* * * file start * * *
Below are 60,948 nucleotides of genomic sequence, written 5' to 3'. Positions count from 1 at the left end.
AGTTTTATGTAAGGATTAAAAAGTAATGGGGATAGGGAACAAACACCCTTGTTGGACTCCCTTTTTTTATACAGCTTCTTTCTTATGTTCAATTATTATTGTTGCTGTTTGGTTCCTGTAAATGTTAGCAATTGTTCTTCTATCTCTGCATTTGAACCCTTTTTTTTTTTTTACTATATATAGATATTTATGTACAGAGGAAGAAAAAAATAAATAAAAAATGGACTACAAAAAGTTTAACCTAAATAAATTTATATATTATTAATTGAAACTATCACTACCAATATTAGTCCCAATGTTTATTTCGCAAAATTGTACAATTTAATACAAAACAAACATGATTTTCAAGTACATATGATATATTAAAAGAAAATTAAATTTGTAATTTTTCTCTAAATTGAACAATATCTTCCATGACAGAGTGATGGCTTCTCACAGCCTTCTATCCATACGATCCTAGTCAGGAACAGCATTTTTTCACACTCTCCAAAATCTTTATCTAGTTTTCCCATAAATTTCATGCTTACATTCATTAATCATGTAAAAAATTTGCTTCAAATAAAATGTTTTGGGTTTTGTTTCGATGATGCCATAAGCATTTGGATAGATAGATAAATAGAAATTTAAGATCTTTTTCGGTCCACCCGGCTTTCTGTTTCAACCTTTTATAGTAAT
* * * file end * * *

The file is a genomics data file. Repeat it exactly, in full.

Below are 60,948 nucleotides of genomic sequence, written 5' to 3'. Positions count from 1 at the left end.
AGTTTTATGTAAGGATTAAAAAGTAATGGGGATAGGGAACAAACACCCTTGTTGGACTCCCTTTTTTTATACAGCTTCTTTCTTATGTTCAATTATTATTGTTGCTGTTTGGTTCCTGTAAATGTTAGCAATTGTTCTTCTATCTCTGCATTTGAACCCTTTTTTTTTTTTTACTATATATAGATATTTATGTACAGAGGAAGAAAAAAATAAATAAAAAATGGACTACAAAAAGTTTAACCTAAATAAATTTATATATTATTAATTGAAACTATCACTACCAATATTAGTCCCAATGTTTATTTCGCAAAATTGTACAATTTAATACAAAACAAACATGATTTTCAAGTACATATGATATATTAAAAGAAAATTAAATTTGTAATTTTTCTCTAAATTGAACAATATCTTCCATGACAGAGTGATGGCTTCTCACAGCCTTCTATCCATACGATCCTAGTCAGGAACAGCATTTTTTCACACTCTCCAAAATCTTTATCTAGTTTTCCCATAAATTTCATGCTTACATTCATTAATCATGTAAAAAATTTGCTTCAAATAAAATGTTTTGGGTTTTGTTTCGATGATGCCATAAGCATTTGGATAGATAGATAAATAGAAATTTAAGATCTTTTTCGGTCCACCCGGCTTTCTGTTTCAACCTTTTATAGTAAT